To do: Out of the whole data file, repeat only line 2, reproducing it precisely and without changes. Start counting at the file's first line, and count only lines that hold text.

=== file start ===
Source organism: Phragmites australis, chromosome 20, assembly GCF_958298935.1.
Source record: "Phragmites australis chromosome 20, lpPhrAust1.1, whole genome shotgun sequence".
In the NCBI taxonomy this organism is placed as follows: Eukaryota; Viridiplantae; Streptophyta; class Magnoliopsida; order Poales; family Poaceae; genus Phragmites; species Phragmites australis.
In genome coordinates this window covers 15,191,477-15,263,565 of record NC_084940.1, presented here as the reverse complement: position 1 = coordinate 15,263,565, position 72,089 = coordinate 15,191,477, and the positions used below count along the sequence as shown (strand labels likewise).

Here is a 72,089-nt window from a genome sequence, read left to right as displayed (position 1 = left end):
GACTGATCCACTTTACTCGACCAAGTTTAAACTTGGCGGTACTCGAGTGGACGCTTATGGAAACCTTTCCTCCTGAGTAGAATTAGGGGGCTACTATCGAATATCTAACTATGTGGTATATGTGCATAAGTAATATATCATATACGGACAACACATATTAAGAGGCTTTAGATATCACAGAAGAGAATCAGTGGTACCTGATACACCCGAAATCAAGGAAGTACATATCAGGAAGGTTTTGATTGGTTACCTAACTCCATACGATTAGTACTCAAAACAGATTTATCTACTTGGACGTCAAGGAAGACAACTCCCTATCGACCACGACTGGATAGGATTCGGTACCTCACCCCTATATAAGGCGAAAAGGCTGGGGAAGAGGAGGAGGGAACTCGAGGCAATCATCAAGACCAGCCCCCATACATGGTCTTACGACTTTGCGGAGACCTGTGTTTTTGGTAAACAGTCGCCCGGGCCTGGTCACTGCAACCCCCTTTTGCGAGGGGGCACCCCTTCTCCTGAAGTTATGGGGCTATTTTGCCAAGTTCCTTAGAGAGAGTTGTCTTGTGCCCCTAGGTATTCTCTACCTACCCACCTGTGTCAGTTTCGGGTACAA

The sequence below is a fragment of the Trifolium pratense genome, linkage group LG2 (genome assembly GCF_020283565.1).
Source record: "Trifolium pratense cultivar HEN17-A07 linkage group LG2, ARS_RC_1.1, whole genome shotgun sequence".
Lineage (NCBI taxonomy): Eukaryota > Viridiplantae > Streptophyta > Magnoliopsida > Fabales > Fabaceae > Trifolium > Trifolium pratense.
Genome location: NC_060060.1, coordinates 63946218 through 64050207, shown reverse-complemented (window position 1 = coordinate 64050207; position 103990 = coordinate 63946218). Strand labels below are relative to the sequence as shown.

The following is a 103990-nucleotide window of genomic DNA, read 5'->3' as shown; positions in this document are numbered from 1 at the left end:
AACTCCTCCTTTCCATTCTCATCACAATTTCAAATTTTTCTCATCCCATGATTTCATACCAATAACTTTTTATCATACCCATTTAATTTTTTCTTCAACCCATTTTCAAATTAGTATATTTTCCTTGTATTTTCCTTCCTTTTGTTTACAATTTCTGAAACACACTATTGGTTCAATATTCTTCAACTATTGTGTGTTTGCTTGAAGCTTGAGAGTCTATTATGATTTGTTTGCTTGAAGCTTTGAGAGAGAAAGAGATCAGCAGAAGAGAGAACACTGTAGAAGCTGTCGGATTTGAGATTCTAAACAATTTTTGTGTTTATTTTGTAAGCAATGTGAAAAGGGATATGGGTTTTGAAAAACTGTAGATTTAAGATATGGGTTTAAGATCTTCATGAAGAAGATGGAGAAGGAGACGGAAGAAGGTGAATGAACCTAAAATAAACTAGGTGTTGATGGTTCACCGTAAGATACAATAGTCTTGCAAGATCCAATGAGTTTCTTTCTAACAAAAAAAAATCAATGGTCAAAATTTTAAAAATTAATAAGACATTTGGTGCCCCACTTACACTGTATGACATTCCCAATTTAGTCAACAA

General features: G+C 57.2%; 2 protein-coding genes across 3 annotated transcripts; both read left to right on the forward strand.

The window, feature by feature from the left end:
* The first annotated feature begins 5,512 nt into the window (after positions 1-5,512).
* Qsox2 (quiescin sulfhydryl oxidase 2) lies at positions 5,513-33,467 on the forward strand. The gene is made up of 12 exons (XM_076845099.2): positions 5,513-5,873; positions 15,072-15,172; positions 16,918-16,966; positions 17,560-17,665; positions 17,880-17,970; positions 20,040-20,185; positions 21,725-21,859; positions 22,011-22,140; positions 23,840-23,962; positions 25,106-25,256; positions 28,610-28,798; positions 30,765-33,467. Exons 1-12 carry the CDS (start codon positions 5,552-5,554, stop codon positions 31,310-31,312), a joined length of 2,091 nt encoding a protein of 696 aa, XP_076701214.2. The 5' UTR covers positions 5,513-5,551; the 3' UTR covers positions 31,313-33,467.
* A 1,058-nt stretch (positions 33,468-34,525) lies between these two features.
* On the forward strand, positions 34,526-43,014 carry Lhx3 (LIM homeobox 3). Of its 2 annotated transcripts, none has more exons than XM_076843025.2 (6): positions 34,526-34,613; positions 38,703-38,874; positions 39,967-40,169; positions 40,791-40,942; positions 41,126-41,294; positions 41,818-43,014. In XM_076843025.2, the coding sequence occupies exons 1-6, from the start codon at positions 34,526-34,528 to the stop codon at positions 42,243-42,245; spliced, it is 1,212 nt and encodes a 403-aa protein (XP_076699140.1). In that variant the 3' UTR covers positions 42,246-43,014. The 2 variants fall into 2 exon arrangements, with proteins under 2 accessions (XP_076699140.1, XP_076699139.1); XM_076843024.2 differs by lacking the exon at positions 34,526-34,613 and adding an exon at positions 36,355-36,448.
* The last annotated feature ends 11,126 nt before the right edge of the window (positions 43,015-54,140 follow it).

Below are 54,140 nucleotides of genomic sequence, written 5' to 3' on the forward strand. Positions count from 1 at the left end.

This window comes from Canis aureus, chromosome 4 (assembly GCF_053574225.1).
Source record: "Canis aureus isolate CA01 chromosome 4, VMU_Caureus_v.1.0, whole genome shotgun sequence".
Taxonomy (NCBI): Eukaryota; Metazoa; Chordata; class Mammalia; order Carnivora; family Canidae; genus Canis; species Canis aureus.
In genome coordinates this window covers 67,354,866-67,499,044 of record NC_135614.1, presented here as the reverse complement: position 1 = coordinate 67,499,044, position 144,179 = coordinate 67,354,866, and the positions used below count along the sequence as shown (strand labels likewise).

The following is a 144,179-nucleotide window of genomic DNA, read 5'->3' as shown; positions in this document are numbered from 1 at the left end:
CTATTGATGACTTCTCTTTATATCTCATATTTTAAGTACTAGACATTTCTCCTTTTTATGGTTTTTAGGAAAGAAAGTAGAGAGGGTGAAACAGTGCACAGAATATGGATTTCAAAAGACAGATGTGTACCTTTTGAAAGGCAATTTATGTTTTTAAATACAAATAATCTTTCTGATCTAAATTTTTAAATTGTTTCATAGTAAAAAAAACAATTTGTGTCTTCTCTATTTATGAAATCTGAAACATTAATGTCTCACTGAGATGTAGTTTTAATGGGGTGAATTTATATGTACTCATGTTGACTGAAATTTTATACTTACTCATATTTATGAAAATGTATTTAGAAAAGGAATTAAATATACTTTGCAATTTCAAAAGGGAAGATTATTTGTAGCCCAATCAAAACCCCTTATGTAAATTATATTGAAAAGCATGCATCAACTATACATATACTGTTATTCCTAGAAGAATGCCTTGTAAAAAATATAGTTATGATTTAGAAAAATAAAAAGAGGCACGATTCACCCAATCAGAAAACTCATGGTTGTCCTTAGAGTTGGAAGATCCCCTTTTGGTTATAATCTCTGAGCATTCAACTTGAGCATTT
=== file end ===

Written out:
Source record: "Phragmites australis chromosome 20, lpPhrAust1.1, whole genome shotgun sequence".